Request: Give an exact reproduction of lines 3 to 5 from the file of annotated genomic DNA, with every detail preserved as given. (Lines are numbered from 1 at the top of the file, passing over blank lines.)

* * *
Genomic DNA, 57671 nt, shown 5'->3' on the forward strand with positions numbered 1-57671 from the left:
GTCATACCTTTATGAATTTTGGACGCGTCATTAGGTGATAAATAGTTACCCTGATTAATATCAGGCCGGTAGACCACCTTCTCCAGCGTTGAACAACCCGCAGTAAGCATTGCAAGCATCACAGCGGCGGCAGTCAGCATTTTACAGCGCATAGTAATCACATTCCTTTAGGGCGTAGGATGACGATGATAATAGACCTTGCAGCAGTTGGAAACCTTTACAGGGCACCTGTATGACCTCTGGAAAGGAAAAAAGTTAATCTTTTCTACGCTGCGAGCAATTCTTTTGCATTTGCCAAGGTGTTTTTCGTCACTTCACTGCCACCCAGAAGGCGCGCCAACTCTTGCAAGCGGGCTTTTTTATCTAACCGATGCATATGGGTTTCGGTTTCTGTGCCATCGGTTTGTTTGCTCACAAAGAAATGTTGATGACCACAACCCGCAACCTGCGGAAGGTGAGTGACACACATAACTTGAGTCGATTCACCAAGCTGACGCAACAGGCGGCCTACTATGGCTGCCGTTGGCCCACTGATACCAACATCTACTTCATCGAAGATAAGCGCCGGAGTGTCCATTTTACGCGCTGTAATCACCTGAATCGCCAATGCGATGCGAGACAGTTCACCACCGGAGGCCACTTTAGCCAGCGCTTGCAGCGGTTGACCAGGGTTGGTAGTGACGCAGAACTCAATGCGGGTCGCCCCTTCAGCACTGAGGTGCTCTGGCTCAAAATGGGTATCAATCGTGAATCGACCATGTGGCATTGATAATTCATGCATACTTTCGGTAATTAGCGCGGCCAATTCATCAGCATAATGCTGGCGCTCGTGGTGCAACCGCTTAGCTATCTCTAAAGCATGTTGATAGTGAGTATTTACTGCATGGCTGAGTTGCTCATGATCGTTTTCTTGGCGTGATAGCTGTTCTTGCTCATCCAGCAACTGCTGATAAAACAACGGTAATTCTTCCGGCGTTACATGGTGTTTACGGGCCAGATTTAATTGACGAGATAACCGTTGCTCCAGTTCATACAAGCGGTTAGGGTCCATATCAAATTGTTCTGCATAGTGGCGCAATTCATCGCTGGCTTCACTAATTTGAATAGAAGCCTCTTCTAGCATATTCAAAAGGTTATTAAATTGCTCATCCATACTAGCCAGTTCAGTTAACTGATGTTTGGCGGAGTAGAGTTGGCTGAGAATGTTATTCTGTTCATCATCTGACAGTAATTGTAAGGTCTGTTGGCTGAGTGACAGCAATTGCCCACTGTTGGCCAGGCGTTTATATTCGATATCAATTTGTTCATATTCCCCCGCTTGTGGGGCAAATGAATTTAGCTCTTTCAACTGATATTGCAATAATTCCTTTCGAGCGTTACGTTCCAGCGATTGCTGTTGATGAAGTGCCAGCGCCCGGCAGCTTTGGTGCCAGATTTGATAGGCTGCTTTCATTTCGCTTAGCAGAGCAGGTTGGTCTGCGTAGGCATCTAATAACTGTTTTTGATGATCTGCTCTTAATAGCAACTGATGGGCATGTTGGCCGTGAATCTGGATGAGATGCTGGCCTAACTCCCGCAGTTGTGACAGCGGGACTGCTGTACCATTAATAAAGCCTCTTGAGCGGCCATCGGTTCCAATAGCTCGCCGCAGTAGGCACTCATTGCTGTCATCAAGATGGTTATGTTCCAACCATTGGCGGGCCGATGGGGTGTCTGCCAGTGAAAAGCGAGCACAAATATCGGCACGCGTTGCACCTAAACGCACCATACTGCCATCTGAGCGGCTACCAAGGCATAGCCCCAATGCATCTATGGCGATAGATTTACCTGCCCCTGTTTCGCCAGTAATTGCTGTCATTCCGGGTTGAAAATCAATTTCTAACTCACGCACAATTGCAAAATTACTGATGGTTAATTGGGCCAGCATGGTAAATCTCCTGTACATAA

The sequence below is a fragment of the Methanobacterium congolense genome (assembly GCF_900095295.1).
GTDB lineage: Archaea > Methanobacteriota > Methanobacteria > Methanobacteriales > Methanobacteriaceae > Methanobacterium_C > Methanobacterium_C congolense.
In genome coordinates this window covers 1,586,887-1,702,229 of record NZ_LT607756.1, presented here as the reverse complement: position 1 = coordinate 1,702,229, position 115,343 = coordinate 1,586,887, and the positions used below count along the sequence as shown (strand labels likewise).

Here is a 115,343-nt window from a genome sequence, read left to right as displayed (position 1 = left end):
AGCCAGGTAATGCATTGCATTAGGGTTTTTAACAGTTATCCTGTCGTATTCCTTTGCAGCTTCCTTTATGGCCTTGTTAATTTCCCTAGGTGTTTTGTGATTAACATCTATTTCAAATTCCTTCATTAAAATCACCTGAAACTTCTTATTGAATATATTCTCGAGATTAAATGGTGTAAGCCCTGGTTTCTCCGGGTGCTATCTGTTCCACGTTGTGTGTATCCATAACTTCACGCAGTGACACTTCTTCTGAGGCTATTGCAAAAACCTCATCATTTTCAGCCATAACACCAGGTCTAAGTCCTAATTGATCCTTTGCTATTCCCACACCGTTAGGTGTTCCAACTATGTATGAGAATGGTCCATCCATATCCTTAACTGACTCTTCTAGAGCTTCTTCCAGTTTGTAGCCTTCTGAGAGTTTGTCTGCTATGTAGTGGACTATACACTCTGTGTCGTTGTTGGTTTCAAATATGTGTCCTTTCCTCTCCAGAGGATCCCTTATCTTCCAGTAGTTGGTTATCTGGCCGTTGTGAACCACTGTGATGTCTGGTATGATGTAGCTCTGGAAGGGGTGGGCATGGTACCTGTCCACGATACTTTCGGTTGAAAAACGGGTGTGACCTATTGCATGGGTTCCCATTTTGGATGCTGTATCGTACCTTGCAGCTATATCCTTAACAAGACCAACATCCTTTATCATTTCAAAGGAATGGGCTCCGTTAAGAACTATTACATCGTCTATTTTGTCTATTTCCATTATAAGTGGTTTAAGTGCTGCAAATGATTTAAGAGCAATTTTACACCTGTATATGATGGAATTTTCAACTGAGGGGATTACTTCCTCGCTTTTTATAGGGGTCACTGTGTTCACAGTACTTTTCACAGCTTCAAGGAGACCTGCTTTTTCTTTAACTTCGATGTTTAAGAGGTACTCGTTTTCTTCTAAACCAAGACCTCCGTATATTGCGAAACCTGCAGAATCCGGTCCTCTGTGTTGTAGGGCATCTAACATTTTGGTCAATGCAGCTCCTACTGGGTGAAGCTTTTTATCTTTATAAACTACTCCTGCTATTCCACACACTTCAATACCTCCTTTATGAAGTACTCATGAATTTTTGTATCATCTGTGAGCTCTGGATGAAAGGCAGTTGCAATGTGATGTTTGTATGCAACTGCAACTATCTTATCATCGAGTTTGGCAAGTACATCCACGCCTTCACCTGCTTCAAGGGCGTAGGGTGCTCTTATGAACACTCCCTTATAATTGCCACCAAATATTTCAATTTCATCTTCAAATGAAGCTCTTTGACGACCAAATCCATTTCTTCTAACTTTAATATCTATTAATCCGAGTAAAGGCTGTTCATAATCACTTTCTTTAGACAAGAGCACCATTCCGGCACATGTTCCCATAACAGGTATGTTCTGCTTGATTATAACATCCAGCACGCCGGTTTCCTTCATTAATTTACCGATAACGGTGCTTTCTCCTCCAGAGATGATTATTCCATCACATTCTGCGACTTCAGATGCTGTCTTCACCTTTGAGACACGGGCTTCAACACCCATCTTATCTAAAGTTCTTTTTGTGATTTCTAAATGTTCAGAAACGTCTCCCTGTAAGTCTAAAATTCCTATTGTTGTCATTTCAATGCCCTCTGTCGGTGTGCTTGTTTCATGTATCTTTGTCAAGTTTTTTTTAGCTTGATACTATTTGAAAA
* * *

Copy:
The sequence below is a fragment of the Methanobacterium congolense genome (assembly GCF_900095295.1).
GTDB lineage: Archaea > Methanobacteriota > Methanobacteria > Methanobacteriales > Methanobacteriaceae > Methanobacterium_C > Methanobacterium_C congolense.
In genome coordinates this window covers 1,586,887-1,702,229 of record NZ_LT607756.1, presented here as the reverse complement: position 1 = coordinate 1,702,229, position 115,343 = coordinate 1,586,887, and the positions used below count along the sequence as shown (strand labels likewise).